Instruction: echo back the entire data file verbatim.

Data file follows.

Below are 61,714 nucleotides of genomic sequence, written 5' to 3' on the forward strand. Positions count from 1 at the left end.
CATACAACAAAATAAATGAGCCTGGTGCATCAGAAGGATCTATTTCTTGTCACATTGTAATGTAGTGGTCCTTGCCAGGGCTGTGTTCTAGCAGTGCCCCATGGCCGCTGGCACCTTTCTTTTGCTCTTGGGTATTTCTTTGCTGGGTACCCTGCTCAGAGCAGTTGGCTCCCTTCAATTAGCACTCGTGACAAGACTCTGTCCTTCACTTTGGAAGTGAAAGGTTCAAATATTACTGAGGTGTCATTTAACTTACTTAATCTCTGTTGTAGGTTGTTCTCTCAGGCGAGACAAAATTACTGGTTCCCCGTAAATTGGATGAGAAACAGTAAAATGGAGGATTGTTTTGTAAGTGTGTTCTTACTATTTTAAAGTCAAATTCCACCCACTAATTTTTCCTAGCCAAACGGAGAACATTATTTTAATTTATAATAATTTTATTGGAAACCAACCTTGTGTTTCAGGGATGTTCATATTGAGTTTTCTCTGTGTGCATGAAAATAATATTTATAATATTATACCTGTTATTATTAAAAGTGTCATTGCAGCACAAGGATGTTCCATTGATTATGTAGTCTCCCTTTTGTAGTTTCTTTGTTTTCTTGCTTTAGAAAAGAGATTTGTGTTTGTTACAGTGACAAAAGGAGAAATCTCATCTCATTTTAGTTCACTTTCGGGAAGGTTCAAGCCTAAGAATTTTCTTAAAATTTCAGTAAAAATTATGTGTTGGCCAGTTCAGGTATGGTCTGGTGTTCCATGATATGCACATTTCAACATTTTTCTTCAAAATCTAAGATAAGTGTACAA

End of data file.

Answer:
Below are 61,714 nucleotides of genomic sequence, written 5' to 3' on the forward strand. Positions count from 1 at the left end.
CATACAACAAAATAAATGAGCCTGGTGCATCAGAAGGATCTATTTCTTGTCACATTGTAATGTAGTGGTCCTTGCCAGGGCTGTGTTCTAGCAGTGCCCCATGGCCGCTGGCACCTTTCTTTTGCTCTTGGGTATTTCTTTGCTGGGTACCCTGCTCAGAGCAGTTGGCTCCCTTCAATTAGCACTCGTGACAAGACTCTGTCCTTCACTTTGGAAGTGAAAGGTTCAAATATTACTGAGGTGTCATTTAACTTACTTAATCTCTGTTGTAGGTTGTTCTCTCAGGCGAGACAAAATTACTGGTTCCCCGTAAATTGGATGAGAAACAGTAAAATGGAGGATTGTTTTGTAAGTGTGTTCTTACTATTTTAAAGTCAAATTCCACCCACTAATTTTTCCTAGCCAAACGGAGAACATTATTTTAATTTATAATAATTTTATTGGAAACCAACCTTGTGTTTCAGGGATGTTCATATTGAGTTTTCTCTGTGTGCATGAAAATAATATTTATAATATTATACCTGTTATTATTAAAAGTGTCATTGCAGCACAAGGATGTTCCATTGATTATGTAGTCTCCCTTTTGTAGTTTCTTTGTTTTCTTGCTTTAGAAAAGAGATTTGTGTTTGTTACAGTGACAAAAGGAGAAATCTCATCTCATTTTAGTTCACTTTCGGGAAGGTTCAAGCCTAAGAATTTTCTTAAAATTTCAGTAAAAATTATGTGTTGGCCAGTTCAGGTATGGTCTGGTGTTCCATGATATGCACATTTCAACATTTTTCTTCAAAATCTAAGATAAGTGTACAA